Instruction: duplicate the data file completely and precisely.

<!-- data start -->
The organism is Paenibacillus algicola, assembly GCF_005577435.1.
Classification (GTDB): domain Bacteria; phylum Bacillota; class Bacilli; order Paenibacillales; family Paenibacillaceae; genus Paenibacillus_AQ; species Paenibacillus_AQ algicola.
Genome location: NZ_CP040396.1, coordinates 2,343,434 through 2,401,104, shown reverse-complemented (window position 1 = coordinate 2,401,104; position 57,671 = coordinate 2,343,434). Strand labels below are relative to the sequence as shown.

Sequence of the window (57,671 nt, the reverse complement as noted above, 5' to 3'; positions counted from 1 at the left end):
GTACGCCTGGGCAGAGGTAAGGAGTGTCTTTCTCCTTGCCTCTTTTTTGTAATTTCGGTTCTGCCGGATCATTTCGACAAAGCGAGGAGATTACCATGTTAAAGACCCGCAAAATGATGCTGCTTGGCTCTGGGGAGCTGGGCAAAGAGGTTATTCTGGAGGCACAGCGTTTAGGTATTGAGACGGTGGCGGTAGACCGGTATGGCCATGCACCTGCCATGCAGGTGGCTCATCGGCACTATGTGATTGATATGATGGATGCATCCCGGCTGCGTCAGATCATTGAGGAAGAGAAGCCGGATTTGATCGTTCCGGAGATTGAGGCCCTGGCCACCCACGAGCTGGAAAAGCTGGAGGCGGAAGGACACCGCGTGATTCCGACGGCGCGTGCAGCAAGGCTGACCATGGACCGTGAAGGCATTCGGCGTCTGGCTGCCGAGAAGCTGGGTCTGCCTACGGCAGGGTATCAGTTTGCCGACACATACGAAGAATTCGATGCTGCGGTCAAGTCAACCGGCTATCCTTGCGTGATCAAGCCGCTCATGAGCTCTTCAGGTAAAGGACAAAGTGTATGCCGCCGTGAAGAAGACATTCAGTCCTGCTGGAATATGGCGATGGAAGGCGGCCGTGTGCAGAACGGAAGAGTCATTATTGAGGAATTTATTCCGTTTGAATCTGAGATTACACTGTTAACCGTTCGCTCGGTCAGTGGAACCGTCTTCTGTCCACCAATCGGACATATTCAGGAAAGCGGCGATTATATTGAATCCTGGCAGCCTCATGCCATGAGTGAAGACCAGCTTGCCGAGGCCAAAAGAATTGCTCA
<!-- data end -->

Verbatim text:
The organism is Paenibacillus algicola, assembly GCF_005577435.1.
Classification (GTDB): domain Bacteria; phylum Bacillota; class Bacilli; order Paenibacillales; family Paenibacillaceae; genus Paenibacillus_AQ; species Paenibacillus_AQ algicola.
Genome location: NZ_CP040396.1, coordinates 2,343,434 through 2,401,104, shown reverse-complemented (window position 1 = coordinate 2,401,104; position 57,671 = coordinate 2,343,434). Strand labels below are relative to the sequence as shown.

Sequence of the window (57,671 nt, the reverse complement as noted above, 5' to 3'; positions counted from 1 at the left end):
GTACGCCTGGGCAGAGGTAAGGAGTGTCTTTCTCCTTGCCTCTTTTTTGTAATTTCGGTTCTGCCGGATCATTTCGACAAAGCGAGGAGATTACCATGTTAAAGACCCGCAAAATGATGCTGCTTGGCTCTGGGGAGCTGGGCAAAGAGGTTATTCTGGAGGCACAGCGTTTAGGTATTGAGACGGTGGCGGTAGACCGGTATGGCCATGCACCTGCCATGCAGGTGGCTCATCGGCACTATGTGATTGATATGATGGATGCATCCCGGCTGCGTCAGATCATTGAGGAAGAGAAGCCGGATTTGATCGTTCCGGAGATTGAGGCCCTGGCCACCCACGAGCTGGAAAAGCTGGAGGCGGAAGGACACCGCGTGATTCCGACGGCGCGTGCAGCAAGGCTGACCATGGACCGTGAAGGCATTCGGCGTCTGGCTGCCGAGAAGCTGGGTCTGCCTACGGCAGGGTATCAGTTTGCCGACACATACGAAGAATTCGATGCTGCGGTCAAGTCAACCGGCTATCCTTGCGTGATCAAGCCGCTCATGAGCTCTTCAGGTAAAGGACAAAGTGTATGCCGCCGTGAAGAAGACATTCAGTCCTGCTGGAATATGGCGATGGAAGGCGGCCGTGTGCAGAACGGAAGAGTCATTATTGAGGAATTTATTCCGTTTGAATCTGAGATTACACTGTTAACCGTTCGCTCGGTCAGTGGAACCGTCTTCTGTCCACCAATCGGACATATTCAGGAAAGCGGCGATTATATTGAATCCTGGCAGCCTCATGCCATGAGTGAAGACCAGCTTGCCGAGGCCAAAAGAATTGCTCA